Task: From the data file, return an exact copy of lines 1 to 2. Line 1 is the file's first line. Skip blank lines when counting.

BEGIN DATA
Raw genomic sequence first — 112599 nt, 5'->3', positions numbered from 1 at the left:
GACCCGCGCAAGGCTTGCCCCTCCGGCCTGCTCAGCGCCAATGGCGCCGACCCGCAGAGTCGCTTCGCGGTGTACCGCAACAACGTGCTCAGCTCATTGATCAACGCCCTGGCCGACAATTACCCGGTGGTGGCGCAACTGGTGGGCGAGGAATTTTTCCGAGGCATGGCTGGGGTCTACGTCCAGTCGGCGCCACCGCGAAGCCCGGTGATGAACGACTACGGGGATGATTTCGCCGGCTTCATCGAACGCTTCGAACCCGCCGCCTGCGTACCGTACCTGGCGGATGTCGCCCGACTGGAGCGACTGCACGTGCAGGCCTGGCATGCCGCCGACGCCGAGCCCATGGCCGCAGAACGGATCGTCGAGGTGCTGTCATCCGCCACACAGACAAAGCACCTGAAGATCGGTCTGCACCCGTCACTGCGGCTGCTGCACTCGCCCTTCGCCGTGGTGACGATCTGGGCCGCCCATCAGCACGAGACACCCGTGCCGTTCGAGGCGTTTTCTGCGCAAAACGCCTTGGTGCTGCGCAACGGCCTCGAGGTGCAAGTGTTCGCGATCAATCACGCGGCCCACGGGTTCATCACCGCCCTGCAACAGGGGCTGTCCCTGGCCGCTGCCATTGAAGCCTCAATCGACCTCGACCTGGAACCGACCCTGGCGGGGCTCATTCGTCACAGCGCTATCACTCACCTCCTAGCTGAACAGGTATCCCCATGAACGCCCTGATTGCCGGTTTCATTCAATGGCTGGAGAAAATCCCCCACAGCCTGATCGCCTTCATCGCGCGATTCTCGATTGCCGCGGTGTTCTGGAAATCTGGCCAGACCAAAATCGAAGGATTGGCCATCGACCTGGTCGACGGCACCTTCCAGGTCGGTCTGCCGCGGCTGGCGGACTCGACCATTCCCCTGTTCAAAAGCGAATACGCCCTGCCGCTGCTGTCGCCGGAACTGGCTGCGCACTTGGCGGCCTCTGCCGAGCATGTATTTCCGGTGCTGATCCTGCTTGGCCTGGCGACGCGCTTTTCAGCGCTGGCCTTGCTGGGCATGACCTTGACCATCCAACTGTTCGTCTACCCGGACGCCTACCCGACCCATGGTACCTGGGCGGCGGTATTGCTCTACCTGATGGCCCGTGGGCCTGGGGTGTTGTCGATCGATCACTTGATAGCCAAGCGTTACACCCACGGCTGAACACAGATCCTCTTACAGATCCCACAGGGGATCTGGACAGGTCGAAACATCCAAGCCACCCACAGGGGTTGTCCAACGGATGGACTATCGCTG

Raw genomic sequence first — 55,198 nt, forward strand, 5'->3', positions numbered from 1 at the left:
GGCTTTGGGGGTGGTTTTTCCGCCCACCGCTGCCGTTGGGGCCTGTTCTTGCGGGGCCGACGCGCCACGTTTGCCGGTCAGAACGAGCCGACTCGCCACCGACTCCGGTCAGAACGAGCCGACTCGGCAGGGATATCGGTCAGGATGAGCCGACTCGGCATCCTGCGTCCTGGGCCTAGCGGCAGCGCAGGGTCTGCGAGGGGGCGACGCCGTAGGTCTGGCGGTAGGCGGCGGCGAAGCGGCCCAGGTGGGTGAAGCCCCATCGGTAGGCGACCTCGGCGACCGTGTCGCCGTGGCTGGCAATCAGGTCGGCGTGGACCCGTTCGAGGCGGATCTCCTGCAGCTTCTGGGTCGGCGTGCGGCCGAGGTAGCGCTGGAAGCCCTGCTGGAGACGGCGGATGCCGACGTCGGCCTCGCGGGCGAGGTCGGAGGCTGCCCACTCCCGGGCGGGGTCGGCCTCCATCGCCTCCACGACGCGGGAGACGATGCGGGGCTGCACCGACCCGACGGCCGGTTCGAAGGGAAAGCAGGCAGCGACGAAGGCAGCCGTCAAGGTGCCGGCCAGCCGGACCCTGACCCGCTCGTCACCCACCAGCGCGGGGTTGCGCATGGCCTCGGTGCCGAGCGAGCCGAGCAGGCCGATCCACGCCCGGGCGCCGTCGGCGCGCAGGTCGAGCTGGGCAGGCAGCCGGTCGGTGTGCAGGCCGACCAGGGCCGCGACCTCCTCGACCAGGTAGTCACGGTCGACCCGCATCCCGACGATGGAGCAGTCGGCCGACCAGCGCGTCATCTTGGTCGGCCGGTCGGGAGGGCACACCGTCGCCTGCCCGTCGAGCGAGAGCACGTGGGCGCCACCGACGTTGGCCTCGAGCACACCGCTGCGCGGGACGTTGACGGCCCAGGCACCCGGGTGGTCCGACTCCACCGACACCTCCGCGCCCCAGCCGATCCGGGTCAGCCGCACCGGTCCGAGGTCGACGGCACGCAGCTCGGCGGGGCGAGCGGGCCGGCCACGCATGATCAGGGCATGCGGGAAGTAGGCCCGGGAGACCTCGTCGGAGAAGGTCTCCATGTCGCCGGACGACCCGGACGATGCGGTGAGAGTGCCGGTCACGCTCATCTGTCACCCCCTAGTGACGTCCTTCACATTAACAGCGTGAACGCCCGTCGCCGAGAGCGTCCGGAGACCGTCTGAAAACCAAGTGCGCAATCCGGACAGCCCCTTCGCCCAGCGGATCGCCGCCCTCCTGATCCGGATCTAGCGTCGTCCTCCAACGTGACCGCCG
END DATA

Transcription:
Raw genomic sequence first — 112599 nt, 5'->3', positions numbered from 1 at the left:
GACCCGCGCAAGGCTTGCCCCTCCGGCCTGCTCAGCGCCAATGGCGCCGACCCGCAGAGTCGCTTCGCGGTGTACCGCAACAACGTGCTCAGCTCATTGATCAACGCCCTGGCCGACAATTACCCGGTGGTGGCGCAACTGGTGGGCGAGGAATTTTTCCGAGGCATGGCTGGGGTCTACGTCCAGTCGGCGCCACCGCGAAGCCCGGTGATGAACGACTACGGGGATGATTTCGCCGGCTTCATCGAACGCTTCGAACCCGCCGCCTGCGTACCGTACCTGGCGGATGTCGCCCGACTGGAGCGACTGCACGTGCAGGCCTGGCATGCCGCCGACGCCGAGCCCATGGCCGCAGAACGGATCGTCGAGGTGCTGTCATCCGCCACACAGACAAAGCACCTGAAGATCGGTCTGCACCCGTCACTGCGGCTGCTGCACTCGCCCTTCGCCGTGGTGACGATCTGGGCCGCCCATCAGCACGAGACACCCGTGCCGTTCGAGGCGTTTTCTGCGCAAAACGCCTTGGTGCTGCGCAACGGCCTCGAGGTGCAAGTGTTCGCGATCAATCACGCGGCCCACGGGTTCATCACCGCCCTGCAACAGGGGCTGTCCCTGGCCGCTGCCATTGAAGCCTCAATCGACCTCGACCTGGAACCGACCCTGGCGGGGCTCATTCGTCACAGCGCTATCACTCACCTCCTAGCTGAACAGGTATCCCCATGAACGCCCTGATTGCCGGTTTCATTCAATGGCTGGAGAAAATCCCCCACAGCCTGATCGCCTTCATCGCGCGATTCTCGATTGCCGCGGTGTTCTGGAAATCTGGCCAGACCAAAATCGAAGGATTGGCCATCGACCTGGTCGACGGCACCTTCCAGGTCGGTCTGCCGCGGCTGGCGGACTCGACCATTCCCCTGTTCAAAAGCGAATACGCCCTGCCGCTGCTGTCGCCGGAACTGGCTGCGCACTTGGCGGCCTCTGCCGAGCATGTATTTCCGGTGCTGATCCTGCTTGGCCTGGCGACGCGCTTTTCAGCGCTGGCCTTGCTGGGCATGACCTTGACCATCCAACTGTTCGTCTACCCGGACGCCTACCCGACCCATGGTACCTGGGCGGCGGTATTGCTCTACCTGATGGCCCGTGGGCCTGGGGTGTTGTCGATCGATCACTTGATAGCCAAGCGTTACACCCACGGCTGAACACAGATCCTCTTACAGATCCCACAGGGGATCTGGACAGGTCGAAACATCCAAGCCACCCACAGGGGTTGTCCAACGGATGGACTATCGCTG